Someday, Al Fong’s life may become the subject of a made-for-TV movie.
Given this ESPN.com article, it seems like a good candidate. Fong, who grew up in a working class family in Seattle, has seen it how good — and how ugly — this sport can get.
When his protegees Terin Humphrey and Courtney McCool made the 2004 Olympic team, a dream that Fong had carried for 25 years was realized. At the time, people said what lovely athletes and people these girls were, but curiously little about their coaches, particularly Fong. Those who knew the sport, as Rick McCharles points out in an excellent article from his Gymnastics Coaching blog, probably wondered how Al had managed to turn himself and his program around after hitting rock bottom.
ESPN puts it this way:
Gymnastics, of course, is notorious for fanatical, overbearing coaches, but the old Fong was the worst. He pushed. He insulted. He started practices at the crack of dawn and late at night. Along the way, his monomania built a group of overachievers who positioned him as the surprise spoiler of the Seoul Olympics.
In 1988, Fong had two Olympic contenders: 15-year-old Julissa Gomez, and Christy Henrich, who made up in dedication whatever she lacked in skill. Both came to personify what was wrong with the sport during the mid 80s and early 90s and will probably always exist to some extent in gymnastics.
Gomez was paralyzed when she crashed into the vaulting horse during the warmup at the 1988 World Sports Fair in Japan. Her shaky technique on her Yurchenko had been noted for some time, but Fong, her personal coach, allowed her to keep training and competing it. Gomez, who suffered brain damage in the accident, never recovered sufficiently to leave her bed. She was cared for by her parents at home until 1991, when she succumbed to infection and died.
Henrich was ninth at the 1988 Olympic Trials, missing the Olympic team by only two places. She appeared to be on the rise at the 1989 U.S. Championships, where she was second in the all-around.
Christy Henrich, 1989 World Championships Event Finals, Uneven Bars (She placed fourth):
But while competing at an international meet sometime after, a judge told her that if she ever wanted to make an Olympic team, she needed to lose weight. This corroborated with what she had been hearing from Fong and her other coaches at Great American Gymnastics Express, so Henrich applied her characteristic dedication to losing weight. The result, to make a long and very painful story short, was her death in 1994 of organ failure brought about by severe anorexia. At the time she died, she weighed less than 50 pounds.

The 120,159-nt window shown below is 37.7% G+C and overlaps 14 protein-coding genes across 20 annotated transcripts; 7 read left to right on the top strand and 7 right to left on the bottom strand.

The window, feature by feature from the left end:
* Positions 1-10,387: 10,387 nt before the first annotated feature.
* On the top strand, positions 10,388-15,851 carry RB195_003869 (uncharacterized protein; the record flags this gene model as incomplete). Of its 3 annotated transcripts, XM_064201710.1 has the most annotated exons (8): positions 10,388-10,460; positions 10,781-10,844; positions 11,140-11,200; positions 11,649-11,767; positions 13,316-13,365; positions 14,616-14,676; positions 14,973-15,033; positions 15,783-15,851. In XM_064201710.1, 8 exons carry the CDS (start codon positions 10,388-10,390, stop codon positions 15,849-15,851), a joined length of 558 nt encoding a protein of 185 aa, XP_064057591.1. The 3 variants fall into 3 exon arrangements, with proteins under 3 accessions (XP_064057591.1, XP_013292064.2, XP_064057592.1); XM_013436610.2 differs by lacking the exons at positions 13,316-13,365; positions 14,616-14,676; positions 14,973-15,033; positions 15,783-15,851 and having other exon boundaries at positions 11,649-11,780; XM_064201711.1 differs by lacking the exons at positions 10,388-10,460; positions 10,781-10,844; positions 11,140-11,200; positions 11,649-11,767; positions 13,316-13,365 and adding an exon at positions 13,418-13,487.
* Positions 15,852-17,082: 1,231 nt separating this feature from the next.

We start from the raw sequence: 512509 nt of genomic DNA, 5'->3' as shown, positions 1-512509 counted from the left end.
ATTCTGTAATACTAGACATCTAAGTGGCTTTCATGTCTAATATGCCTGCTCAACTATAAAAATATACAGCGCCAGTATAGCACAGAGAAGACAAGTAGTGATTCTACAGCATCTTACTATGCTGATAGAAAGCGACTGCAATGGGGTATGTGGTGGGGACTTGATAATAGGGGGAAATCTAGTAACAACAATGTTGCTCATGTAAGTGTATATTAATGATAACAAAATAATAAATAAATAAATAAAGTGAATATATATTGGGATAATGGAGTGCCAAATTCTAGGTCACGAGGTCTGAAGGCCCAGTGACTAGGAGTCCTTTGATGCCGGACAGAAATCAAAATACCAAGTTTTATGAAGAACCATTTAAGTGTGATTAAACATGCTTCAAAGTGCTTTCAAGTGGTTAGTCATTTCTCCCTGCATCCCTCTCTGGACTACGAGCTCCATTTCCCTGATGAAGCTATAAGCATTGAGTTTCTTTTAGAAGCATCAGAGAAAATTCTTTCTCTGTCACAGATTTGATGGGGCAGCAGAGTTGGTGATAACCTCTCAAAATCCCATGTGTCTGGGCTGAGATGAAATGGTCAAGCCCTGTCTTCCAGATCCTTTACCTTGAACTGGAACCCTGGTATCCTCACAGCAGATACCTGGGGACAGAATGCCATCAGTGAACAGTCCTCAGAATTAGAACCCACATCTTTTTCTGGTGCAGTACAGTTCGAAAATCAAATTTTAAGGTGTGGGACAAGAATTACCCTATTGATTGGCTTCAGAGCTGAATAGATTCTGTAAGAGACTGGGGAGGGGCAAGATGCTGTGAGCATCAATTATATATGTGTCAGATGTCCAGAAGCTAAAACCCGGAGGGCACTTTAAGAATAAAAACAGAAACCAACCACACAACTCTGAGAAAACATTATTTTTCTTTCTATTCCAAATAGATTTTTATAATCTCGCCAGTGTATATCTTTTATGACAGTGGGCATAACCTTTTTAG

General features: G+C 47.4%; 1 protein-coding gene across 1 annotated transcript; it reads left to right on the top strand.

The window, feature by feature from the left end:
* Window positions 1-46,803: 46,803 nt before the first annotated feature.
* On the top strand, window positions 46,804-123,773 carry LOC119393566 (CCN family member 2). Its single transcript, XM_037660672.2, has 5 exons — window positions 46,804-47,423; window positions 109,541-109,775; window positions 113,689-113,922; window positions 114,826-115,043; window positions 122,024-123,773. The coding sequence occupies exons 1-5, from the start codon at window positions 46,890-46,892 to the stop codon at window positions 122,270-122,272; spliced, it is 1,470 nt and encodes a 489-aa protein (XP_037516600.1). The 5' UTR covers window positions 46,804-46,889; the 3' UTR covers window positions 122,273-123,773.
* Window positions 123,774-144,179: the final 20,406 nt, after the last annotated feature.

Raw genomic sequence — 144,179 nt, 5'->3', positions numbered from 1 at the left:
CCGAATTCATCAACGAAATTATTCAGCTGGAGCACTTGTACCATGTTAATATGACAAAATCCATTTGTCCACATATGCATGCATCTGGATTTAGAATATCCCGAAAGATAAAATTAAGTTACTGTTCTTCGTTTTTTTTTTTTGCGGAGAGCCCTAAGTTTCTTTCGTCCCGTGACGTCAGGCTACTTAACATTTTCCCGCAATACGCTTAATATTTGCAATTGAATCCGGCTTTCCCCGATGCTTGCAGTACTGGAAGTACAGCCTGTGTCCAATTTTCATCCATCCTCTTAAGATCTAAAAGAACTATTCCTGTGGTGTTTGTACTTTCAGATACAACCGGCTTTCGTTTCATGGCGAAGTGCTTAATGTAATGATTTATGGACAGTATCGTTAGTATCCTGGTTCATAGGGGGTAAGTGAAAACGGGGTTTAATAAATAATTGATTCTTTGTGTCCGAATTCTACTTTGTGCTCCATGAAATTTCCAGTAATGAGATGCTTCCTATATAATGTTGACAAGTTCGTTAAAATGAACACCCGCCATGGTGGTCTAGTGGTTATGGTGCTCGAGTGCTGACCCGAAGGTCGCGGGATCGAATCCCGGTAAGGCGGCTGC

Christy Henrich performing during happier times at the 1987 World Sports Fair:
For any coach, this is career-ending stuff, or so one would think. But sometime during what must have been bleak years in the mid-90s, Fong began to turn the situation around. His first success was Amanda Stroud, who placed 12th at the 2000 Olympic Trials but impressed everybody with her excellent form.
Amanda Stroud, 2000 Olympic Trials, Day 2, Floor Exercise:
Much of Fong’s resurgence should probably be credited to his wife, Armine Barutyan Fong, who came to work at GAGE during the mid-90s. Armine Barutyan was one of the standouts on a Soviet team that had the best gymnasts in the world during the 1980s, but was ostracized because of her Armenian heritage. Armine was profiled recently by The Associated Press in an article that ran in The New York Times.
Barutyan recalled when, despite her top performances, she was left off the national team for the biggest trips. Once, after the team returned from an international meet at which Barutyan finished second, the team had an audience in front of a Soviet government official.
“Who finished first?” the official asked.
“Svetlana Boginskaya,” the coach of the gymnastics program responded, speaking of the Russian gymnast, one of Barutyan’s contemporaries, who went on to win four medals at the 1988 Olympics.
“And who finished second?” the official said.
“Not one of us,” the coach responded.
Two years after Stroud’s performance at the Olympic Trials, Terin Humphrey made her debut at the U.S. Nationals to favorable reviews. Humphrey wasn’t perhaps, as naturally talented as someone like Carly Patterson. But she was known as a hard worker and a humble person, a quality that won her an enormous amount of fans before the 2004 Olympic Games.
“We were a little timid about going to Al’s gym at first,” Terin says. “We’d heard the stories. But when we met him, we felt like he was a great person.”
Terin Humphrey’s elegant floor routine was choreographed by Armine.
Terin Humphrey, 2004 Olympic Trials, Day 2, Floor Exercise:
Between Al and Armine, it’s easy to see the similarities to Bela and Martha Karolyi, who despite their Romanian heritage are front and center as the most successful American gymnastics coaches of all time. During the U.S. Championships in San Jose a month ago, one of NBC’s commentators remarked in passing that as a coach, Armine Barutyan-Fong seems like a younger Martha — if a single toe is out of line, her gymnast is repeating the move until she gets it right. Makes one wonder if Armine may be being groomed for the National Team Coordinator spot when Martha, like her husband, someday decides that enough is enough.
And GAGE’s fortunes have risen: Today, all their athletes are known for exquisite form and wonderful choreography. Just take a look at Ivana Hong’s lovely floor set from the U.S. Championships.
Ivana Hong, 2007 U.S. Championships Day 1, Floor Exercise:
As for Fong, although his temper has apparently cooled during the past 15 years, his goals, as he expressed to ESPN, haven’t changed at all.
“I want GAGE to be the epicenter of gymnastics in this country,” Fong declares.
Other GAGE Greats
Courtney McCool, 2004 U.S. Championships Day 1, Balance Beam:
Sarah Shire, 2004 Cottbus, Floor Exercise: